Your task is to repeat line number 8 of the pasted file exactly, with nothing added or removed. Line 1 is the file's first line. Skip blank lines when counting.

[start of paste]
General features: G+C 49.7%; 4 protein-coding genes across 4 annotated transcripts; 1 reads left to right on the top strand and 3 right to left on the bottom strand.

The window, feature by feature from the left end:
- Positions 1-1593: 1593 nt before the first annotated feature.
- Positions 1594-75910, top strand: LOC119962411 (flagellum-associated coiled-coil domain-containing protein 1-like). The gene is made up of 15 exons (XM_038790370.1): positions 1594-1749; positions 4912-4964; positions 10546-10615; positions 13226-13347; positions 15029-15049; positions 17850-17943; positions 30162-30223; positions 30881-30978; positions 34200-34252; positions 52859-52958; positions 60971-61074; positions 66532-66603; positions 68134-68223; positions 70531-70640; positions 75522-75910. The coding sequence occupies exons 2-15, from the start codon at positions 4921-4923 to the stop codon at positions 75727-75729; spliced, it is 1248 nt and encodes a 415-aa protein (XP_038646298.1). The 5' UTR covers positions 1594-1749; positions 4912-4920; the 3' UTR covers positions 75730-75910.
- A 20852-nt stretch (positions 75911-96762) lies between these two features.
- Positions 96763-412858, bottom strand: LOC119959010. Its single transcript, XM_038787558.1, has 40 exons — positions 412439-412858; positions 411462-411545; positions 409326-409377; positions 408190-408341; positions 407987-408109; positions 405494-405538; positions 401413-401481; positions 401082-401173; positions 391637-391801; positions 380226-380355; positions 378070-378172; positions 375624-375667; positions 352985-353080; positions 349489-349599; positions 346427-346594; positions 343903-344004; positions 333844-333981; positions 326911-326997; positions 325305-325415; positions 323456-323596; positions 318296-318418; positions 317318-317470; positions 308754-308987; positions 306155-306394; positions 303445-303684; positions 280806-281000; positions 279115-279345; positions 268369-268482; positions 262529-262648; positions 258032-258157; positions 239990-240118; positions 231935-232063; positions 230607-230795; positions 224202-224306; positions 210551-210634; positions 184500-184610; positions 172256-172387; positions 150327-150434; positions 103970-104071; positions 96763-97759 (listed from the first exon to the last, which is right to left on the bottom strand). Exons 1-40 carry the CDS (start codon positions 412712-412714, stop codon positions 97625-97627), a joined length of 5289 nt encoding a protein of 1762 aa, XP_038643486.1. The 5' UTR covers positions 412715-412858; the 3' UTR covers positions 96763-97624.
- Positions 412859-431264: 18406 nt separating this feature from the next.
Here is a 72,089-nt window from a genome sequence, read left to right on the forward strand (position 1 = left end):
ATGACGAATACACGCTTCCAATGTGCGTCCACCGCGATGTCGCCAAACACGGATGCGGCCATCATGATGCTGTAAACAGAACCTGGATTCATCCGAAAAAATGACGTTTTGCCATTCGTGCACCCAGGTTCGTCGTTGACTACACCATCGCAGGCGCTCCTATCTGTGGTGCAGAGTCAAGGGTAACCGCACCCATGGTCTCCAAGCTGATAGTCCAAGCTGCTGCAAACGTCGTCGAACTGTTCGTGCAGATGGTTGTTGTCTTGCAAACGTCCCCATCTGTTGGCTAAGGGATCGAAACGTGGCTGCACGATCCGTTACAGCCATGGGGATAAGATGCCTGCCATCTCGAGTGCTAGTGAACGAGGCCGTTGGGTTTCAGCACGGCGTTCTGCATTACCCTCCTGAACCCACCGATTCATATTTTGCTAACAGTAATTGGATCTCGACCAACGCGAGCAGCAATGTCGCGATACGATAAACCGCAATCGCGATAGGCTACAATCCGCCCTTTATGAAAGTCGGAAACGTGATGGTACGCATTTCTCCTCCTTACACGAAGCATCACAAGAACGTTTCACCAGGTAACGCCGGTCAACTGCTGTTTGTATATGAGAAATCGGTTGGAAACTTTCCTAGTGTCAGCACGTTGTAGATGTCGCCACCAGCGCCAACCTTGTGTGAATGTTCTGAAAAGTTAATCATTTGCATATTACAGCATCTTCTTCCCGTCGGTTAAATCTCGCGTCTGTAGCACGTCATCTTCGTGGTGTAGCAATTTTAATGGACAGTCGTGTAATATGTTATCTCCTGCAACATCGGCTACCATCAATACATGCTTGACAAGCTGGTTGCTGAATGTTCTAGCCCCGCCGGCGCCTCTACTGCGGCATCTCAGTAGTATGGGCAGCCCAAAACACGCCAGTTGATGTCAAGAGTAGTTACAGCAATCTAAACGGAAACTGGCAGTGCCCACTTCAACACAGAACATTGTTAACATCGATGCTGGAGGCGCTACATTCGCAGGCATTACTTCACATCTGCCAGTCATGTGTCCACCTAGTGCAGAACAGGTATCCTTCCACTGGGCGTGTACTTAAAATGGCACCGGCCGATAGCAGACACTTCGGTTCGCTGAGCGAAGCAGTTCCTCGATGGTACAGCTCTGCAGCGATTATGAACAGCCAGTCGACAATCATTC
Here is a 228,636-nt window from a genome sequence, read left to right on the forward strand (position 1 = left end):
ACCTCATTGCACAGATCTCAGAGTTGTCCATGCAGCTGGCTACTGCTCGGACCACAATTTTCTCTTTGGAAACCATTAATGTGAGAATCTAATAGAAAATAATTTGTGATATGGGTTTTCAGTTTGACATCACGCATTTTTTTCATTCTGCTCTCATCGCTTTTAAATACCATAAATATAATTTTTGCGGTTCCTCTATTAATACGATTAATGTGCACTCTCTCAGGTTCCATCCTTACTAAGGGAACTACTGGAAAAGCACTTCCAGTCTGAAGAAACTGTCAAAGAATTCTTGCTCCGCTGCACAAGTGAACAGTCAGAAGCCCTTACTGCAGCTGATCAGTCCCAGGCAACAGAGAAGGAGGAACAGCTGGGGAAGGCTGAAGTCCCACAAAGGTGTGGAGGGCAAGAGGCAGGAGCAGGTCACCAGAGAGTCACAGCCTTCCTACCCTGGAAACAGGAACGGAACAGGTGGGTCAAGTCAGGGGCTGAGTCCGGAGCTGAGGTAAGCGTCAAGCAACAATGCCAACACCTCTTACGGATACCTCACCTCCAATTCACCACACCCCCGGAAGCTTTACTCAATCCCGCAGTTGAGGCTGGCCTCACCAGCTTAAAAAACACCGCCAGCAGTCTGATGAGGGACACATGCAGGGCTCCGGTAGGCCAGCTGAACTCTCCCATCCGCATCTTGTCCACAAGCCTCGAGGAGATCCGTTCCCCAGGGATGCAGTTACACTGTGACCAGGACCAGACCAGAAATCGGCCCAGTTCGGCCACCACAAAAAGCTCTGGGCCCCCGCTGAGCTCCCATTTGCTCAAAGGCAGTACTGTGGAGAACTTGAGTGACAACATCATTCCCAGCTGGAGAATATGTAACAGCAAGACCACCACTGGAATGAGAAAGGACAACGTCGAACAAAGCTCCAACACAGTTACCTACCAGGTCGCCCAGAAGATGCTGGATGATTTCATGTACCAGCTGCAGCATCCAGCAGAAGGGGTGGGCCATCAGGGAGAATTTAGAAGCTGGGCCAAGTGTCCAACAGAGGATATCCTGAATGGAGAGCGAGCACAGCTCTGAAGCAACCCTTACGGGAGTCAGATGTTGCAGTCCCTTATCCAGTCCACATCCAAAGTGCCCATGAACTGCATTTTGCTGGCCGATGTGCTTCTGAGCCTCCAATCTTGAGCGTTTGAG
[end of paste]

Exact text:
Here is a 72,089-nt window from a genome sequence, read left to right on the forward strand (position 1 = left end):